Here is the REAR motor mount. It is basically the same as the front mount but cradles the motor with a high temp rubber edge, and a high strength hose clamp to ensure it engages and seats in the mount via wrapping around a stud at the apex of the cradle.

see how the mount cradles the outer permitter of the motor keeping it stable.

see how the mount cradles the outer permitter of the motor keeping it stable.

Top is the rear motor mount, bottom is the front (motor face) mount. Small triangle is chain tensioner (chapter 3) large triangle is battery mount.

Top is the rear motor mount, bottom is the front (motor face) mount. Small triangle is chain tensioner (chapter 3) large triangle is battery mount.

Blast from the past, Chapter 1

Filed under: Uncategorized — tonyhelms @ 12:33 am

Its been a while since I’ve had time to tinker in the garage.  I finally got around to throwing some parts at this Buell Blast.  Seemingly a simple lightweight motorcycle conversion it turned into a mechanical challenge rather quickly.

Day 1, Boy that Purple is ugly...

Day 1, Boy that Purple is ugly…

Upon disassemble of the gas bike I soon realized this wasn’t going to be easy.  The complete rear swing arm AND kick-stand were attached to the engine block.  This quickly made things challenging as the bike was basically in 2 parts.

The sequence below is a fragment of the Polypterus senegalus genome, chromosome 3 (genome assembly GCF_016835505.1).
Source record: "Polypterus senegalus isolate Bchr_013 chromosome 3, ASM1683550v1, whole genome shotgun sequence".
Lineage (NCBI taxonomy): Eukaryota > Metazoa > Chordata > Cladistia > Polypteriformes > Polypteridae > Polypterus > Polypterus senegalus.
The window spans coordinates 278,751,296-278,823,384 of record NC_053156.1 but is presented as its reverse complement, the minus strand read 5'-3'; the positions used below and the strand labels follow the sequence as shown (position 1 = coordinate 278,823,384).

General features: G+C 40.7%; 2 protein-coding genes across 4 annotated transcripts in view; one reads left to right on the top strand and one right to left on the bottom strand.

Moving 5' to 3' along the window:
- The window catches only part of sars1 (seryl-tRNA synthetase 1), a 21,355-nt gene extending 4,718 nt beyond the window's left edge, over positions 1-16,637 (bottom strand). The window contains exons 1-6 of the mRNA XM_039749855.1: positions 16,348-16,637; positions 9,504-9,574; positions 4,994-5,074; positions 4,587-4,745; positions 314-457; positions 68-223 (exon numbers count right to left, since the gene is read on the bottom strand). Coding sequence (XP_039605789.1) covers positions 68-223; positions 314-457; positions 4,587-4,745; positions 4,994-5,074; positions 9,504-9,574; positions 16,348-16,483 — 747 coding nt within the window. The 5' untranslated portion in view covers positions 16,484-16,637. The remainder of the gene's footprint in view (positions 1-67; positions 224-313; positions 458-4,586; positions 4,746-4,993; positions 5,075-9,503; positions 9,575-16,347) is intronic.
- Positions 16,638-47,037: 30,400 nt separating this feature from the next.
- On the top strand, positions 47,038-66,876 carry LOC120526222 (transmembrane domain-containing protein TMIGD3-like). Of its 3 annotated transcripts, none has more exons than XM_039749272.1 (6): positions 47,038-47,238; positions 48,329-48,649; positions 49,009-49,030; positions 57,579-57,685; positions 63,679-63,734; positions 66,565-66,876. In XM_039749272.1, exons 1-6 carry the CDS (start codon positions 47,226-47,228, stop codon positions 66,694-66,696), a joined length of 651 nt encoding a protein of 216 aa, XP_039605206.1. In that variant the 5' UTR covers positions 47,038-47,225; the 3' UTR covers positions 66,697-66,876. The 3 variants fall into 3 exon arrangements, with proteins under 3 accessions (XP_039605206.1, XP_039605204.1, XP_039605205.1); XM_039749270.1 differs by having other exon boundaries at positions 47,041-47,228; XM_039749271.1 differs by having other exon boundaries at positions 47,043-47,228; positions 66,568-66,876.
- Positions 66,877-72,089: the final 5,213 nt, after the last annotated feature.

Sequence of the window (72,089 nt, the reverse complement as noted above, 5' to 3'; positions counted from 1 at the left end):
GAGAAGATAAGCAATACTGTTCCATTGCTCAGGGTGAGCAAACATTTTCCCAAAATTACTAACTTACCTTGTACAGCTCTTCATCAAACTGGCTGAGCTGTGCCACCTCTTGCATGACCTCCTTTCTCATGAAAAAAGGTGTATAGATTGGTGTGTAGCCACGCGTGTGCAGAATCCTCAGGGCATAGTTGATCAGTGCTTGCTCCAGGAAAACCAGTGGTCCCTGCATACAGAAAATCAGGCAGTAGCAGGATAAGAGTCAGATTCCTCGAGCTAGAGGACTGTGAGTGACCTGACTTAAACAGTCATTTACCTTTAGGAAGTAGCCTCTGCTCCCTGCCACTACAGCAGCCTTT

Bike in 2 pieces, this was un-planned.

Bike in 2 pieces, this was un-planned.

Chapter 1, Re-attach swing-arm

First and foremost I had to figure out a way to re-attach the rear swing arm.  Using levels, lasers, and good ole’ rulers I situated it perfectly with the main frame based on previous measurements and pictures I had taken.  I then used cardboard and cut out templates to make a very stout bracket aluminum welded bracket.

Aligning the frame and swing-arm

Aligning the frame and swing-arm

The original swing-arm bolt would NOT work as it was clamped on one end (no head or threads)  I only had two holes in my bracket. I found a very large metric bolt on McmasterCarr.com with two nuts used to lock the proper tension on this shaft.

Wood jig to hold swing-arm in place for measurements.

Wood jig to hold swing-arm in place for measurements.

July 3, 2013

A New Chapter: Torke Electric Vehicles

Filed under: Uncategorized — tonyhelms @ 2:01 am

Flyer Header 1